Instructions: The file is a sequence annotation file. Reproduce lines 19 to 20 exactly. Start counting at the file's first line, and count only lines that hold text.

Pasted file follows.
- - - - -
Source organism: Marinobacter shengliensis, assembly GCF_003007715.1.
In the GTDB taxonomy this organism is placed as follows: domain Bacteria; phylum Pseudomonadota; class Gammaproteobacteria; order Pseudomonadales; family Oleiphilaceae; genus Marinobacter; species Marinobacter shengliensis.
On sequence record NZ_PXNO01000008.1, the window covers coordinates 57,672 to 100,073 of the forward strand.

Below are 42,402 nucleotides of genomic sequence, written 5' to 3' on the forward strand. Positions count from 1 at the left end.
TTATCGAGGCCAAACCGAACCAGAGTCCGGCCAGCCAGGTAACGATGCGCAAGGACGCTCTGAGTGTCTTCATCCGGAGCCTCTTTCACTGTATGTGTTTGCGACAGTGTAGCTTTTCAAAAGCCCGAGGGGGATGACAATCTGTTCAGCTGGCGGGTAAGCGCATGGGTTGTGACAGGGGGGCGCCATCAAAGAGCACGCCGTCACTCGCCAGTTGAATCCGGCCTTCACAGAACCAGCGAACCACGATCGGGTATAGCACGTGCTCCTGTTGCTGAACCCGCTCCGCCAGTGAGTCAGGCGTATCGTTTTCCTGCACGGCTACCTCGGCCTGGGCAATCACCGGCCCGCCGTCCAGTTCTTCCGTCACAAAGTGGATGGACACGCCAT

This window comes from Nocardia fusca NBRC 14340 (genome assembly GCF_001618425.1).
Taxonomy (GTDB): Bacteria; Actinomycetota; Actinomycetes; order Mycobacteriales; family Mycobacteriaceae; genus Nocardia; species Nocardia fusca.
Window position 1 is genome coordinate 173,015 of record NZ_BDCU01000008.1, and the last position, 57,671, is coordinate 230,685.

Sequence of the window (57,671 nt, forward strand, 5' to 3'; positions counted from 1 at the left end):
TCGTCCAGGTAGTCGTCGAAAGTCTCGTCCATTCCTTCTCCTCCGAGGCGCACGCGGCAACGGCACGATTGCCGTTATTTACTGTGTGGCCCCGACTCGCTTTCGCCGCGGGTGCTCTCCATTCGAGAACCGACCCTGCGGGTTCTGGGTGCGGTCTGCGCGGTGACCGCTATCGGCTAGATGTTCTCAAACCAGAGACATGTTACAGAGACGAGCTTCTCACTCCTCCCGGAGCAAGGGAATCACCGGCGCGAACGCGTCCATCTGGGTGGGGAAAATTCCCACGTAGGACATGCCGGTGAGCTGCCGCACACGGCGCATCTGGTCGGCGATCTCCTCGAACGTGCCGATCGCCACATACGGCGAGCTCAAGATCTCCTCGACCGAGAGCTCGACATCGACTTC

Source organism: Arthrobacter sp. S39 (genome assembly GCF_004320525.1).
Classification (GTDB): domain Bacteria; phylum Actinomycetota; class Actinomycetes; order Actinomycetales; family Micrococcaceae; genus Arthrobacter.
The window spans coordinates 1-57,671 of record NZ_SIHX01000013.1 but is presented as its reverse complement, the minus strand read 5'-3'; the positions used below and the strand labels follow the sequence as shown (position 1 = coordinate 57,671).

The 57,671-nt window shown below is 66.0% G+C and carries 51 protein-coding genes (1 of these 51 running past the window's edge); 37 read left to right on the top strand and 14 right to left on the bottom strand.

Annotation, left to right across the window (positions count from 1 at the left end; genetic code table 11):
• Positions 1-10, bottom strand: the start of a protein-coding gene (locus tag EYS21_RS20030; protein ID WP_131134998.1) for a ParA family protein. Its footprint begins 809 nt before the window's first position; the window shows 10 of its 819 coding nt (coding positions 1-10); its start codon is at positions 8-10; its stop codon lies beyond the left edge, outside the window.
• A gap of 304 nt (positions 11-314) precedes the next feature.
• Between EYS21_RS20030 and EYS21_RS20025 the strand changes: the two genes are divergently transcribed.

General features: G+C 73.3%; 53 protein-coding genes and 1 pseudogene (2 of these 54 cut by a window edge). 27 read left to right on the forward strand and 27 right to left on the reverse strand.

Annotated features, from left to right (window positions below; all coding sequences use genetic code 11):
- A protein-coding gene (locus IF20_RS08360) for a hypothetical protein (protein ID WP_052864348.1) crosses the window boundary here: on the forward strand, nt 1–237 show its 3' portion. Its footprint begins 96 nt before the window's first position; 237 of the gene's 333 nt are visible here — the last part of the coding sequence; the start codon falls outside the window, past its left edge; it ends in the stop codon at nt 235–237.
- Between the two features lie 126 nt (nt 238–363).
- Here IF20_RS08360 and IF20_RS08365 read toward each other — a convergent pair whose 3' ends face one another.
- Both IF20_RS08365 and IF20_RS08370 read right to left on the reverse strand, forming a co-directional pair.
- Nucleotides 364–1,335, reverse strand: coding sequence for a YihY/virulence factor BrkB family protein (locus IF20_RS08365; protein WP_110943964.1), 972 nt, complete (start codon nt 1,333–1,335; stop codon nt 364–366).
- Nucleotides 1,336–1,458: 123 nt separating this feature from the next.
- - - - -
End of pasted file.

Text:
General features: G+C 73.3%; 53 protein-coding genes and 1 pseudogene (2 of these 54 cut by a window edge). 27 read left to right on the forward strand and 27 right to left on the reverse strand.

Annotated features, from left to right (window positions below; all coding sequences use genetic code 11):